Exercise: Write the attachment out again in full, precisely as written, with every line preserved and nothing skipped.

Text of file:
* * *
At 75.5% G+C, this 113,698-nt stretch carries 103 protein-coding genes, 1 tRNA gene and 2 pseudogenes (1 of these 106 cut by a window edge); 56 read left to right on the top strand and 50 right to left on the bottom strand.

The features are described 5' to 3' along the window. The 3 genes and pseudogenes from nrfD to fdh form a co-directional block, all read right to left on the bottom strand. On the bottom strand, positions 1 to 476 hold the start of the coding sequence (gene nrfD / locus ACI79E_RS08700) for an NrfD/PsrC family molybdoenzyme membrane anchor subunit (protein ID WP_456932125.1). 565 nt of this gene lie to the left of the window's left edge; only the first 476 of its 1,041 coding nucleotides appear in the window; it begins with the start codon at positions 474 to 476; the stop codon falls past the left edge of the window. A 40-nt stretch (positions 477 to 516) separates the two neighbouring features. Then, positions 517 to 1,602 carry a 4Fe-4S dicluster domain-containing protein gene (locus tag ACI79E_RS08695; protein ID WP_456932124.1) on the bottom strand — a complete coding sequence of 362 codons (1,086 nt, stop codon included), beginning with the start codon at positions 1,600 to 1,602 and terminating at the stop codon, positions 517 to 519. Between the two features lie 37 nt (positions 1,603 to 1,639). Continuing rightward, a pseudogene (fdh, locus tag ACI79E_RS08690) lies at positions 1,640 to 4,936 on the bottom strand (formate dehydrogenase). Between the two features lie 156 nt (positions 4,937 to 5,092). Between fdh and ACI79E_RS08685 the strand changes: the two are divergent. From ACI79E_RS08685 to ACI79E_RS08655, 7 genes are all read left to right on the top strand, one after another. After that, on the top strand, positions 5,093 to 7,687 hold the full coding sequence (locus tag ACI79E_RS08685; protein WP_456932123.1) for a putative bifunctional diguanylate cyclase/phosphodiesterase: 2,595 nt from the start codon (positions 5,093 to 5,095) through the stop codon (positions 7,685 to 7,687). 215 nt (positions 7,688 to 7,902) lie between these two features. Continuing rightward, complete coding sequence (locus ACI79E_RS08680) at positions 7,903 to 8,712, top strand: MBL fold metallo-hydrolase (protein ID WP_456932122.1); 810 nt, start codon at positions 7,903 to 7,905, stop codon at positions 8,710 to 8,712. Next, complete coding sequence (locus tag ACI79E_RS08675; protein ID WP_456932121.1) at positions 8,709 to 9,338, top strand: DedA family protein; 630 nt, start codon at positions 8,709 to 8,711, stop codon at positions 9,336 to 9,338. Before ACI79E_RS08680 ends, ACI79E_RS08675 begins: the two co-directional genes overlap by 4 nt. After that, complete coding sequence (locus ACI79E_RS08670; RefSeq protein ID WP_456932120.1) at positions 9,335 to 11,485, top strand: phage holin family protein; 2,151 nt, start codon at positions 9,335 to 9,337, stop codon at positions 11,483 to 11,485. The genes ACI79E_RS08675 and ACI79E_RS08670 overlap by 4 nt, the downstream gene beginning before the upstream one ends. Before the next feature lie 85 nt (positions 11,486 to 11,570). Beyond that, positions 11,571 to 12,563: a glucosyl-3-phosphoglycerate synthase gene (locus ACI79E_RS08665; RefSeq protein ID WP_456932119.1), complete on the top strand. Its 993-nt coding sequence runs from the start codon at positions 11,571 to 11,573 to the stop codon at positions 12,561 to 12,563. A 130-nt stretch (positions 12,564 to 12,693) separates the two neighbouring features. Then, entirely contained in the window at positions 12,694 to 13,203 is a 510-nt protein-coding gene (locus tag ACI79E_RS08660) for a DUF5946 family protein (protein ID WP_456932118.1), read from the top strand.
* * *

At 75.5% G+C, this 113,698-nt stretch carries 103 protein-coding genes, 1 tRNA gene and 2 pseudogenes (1 of these 106 cut by a window edge); 56 read left to right on the top strand and 50 right to left on the bottom strand.

The features are described 5' to 3' along the window. The 3 genes and pseudogenes from nrfD to fdh form a co-directional block, all read right to left on the bottom strand. On the bottom strand, positions 1 to 476 hold the start of the coding sequence (gene nrfD / locus ACI79E_RS08700) for an NrfD/PsrC family molybdoenzyme membrane anchor subunit (protein ID WP_456932125.1). 565 nt of this gene lie to the left of the window's left edge; only the first 476 of its 1,041 coding nucleotides appear in the window; it begins with the start codon at positions 474 to 476; the stop codon falls past the left edge of the window. A 40-nt stretch (positions 477 to 516) separates the two neighbouring features. Then, positions 517 to 1,602 carry a 4Fe-4S dicluster domain-containing protein gene (locus tag ACI79E_RS08695; protein ID WP_456932124.1) on the bottom strand — a complete coding sequence of 362 codons (1,086 nt, stop codon included), beginning with the start codon at positions 1,600 to 1,602 and terminating at the stop codon, positions 517 to 519. Between the two features lie 37 nt (positions 1,603 to 1,639). Continuing rightward, a pseudogene (fdh, locus tag ACI79E_RS08690) lies at positions 1,640 to 4,936 on the bottom strand (formate dehydrogenase). Between the two features lie 156 nt (positions 4,937 to 5,092). Between fdh and ACI79E_RS08685 the strand changes: the two are divergent. From ACI79E_RS08685 to ACI79E_RS08655, 7 genes are all read left to right on the top strand, one after another. After that, on the top strand, positions 5,093 to 7,687 hold the full coding sequence (locus tag ACI79E_RS08685; protein WP_456932123.1) for a putative bifunctional diguanylate cyclase/phosphodiesterase: 2,595 nt from the start codon (positions 5,093 to 5,095) through the stop codon (positions 7,685 to 7,687). 215 nt (positions 7,688 to 7,902) lie between these two features. Continuing rightward, complete coding sequence (locus ACI79E_RS08680) at positions 7,903 to 8,712, top strand: MBL fold metallo-hydrolase (protein ID WP_456932122.1); 810 nt, start codon at positions 7,903 to 7,905, stop codon at positions 8,710 to 8,712. Next, complete coding sequence (locus tag ACI79E_RS08675; protein ID WP_456932121.1) at positions 8,709 to 9,338, top strand: DedA family protein; 630 nt, start codon at positions 8,709 to 8,711, stop codon at positions 9,336 to 9,338. Before ACI79E_RS08680 ends, ACI79E_RS08675 begins: the two co-directional genes overlap by 4 nt. After that, complete coding sequence (locus ACI79E_RS08670; RefSeq protein ID WP_456932120.1) at positions 9,335 to 11,485, top strand: phage holin family protein; 2,151 nt, start codon at positions 9,335 to 9,337, stop codon at positions 11,483 to 11,485. The genes ACI79E_RS08675 and ACI79E_RS08670 overlap by 4 nt, the downstream gene beginning before the upstream one ends. Before the next feature lie 85 nt (positions 11,486 to 11,570). Beyond that, positions 11,571 to 12,563: a glucosyl-3-phosphoglycerate synthase gene (locus ACI79E_RS08665; RefSeq protein ID WP_456932119.1), complete on the top strand. Its 993-nt coding sequence runs from the start codon at positions 11,571 to 11,573 to the stop codon at positions 12,561 to 12,563. A 130-nt stretch (positions 12,564 to 12,693) separates the two neighbouring features. Then, entirely contained in the window at positions 12,694 to 13,203 is a 510-nt protein-coding gene (locus tag ACI79E_RS08660) for a DUF5946 family protein (protein ID WP_456932118.1), read from the top strand.